• Detaining American Citizens in an off-site prison, without due process, for an unspecified amount of time.
  • The actual prison was the Negative Zone, for god's sake, described in Amazing Spider-Man as a place that literally saps the will of the occupants.
  • Which, I do believe, counts as torture.
  • Unleashing the DEADLY Thor Clone upon Manhattan a second time!
So now the war is over, and Iron Man has done all these things, the repercussions for which are... what? They're non-existant. Iron Man's side wins the war, and anyone with abilities beyond that of mortal man are forced to register with the government for the protection of the people. And what's more, Tony Stark is made the head of S.H.E.I.L.D. The most powerful spy organization on the planet.

I want to reiterate that.

The man who deemed it was okay to circumvent protections guaranteed people in the constitution has now been put in charge of the largest espionage organization on the planet. This, to me, is wholly terrifying and horrible. Yet in the book, it's treated as if Tony's getting the reward he's worked so hard for, and claims he has even more "ideas." Civil War ends with Tony looking off into the sun-set, inspired by the "Good" he's done.

So I ask you this - What moral does this teach? That abuse of power begets more power? That if you abuse the people to protect them, you'll be given a greater opportunity to do both? And most importantly, in this situation, what separates someone like Iron Man from someone like Doctor Doom? They've both employed force and fascist tactics to protect their respective countries, only one does it for the people, other for the literal country. And is that really a difference at all?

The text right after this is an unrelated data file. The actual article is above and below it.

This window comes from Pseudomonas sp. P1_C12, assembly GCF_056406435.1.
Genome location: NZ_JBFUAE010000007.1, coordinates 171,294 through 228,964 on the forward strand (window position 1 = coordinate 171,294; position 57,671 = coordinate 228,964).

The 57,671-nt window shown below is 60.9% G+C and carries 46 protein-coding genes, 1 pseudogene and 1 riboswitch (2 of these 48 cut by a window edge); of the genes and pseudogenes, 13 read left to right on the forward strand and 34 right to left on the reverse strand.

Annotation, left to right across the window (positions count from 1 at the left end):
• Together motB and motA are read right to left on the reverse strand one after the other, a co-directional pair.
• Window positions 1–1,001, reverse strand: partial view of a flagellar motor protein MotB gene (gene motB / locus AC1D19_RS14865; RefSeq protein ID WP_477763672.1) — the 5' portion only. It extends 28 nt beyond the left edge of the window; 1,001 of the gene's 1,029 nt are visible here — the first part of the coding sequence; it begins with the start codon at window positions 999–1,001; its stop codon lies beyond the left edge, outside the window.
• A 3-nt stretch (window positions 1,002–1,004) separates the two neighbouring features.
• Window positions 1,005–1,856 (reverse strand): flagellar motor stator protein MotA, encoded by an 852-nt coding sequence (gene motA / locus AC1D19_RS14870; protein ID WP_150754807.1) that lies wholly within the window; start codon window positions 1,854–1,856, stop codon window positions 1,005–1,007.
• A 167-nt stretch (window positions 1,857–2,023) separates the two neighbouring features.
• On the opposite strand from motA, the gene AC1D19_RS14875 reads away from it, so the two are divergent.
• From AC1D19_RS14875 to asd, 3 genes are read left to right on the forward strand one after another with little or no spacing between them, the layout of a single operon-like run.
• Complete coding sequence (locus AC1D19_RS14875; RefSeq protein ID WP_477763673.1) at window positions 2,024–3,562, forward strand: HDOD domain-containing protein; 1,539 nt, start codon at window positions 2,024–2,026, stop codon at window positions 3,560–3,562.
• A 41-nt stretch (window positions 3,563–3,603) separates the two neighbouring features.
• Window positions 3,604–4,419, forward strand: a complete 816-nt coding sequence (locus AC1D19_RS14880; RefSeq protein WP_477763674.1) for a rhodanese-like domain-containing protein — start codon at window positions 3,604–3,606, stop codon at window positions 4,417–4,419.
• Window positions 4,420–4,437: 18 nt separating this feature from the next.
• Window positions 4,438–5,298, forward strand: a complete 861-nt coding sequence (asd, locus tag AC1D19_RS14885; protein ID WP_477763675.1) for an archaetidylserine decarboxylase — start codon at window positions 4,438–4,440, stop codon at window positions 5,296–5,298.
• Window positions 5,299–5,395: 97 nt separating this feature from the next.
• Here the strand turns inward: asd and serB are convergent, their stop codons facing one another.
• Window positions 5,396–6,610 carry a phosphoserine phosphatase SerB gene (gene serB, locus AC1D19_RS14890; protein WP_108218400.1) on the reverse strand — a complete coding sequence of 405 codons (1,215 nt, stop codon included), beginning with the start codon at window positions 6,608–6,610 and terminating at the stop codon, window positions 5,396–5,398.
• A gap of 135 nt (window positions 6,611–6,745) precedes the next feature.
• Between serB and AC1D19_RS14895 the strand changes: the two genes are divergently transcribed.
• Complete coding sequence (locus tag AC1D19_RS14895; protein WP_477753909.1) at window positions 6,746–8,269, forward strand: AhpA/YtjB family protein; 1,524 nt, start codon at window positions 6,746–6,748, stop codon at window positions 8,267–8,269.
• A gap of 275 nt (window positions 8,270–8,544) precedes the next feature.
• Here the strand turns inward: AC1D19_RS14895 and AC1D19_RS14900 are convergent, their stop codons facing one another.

I think the most graceful part of this book was potentially unintentional - I've read an interview with Mark Millar suggesting that what I'm about to describe was simply to allow their to be two winners in this battle.

If the world of the Marvel Universe is now one where the ends justify the means, no matter the moral or ethical standards of either, then I can think of no better metaphor than Captain America, the symbol of liberty, freedom, and, "What's right," in Marvel Comics, surrendering and being locked away to rot.


*Hey, didn't they do this story in Powers? Man, the writer of that comic must b- Wait, what? ...oh.
** A character killed essentially because he was black. That's a whole other kettle of fish.

Saturday, February 24, 2007

Yeah I'm Back, Back In Black...

Sorry for yet another lengthy delay from updates, but some sage-like advice from Bahlactus has gotten me back onto the blogging wagon.

So here are some links to prepare your delicate pallett for the sauciness to come:

Kevin writes an open letter to comics fans that burns with the clensing fire of a thousand suns!

The aformentioned Afro-Devourer Of Worlds puts out the call to comics bloggers!

Ragnell's post is sad and hilarious due to it's inherent truth!

(More on this one, later.)

Ok, so I'll be back later with thoughts on Civil War's wrap up (Spoiler warning - someone gets punched,) and any news that gets me all tingly that trickles in from the NYCC this weekend.


Thursday, February 08, 2007

A Note To Captain America

Dear Steve,

I know things have been rough lately, and the super-hero registration act has really gotten inside of your head, but I'd just like to remind you that super-soldier serum or no...

It's still a bad idea to punch metal.
(click for bigger version)

A fan,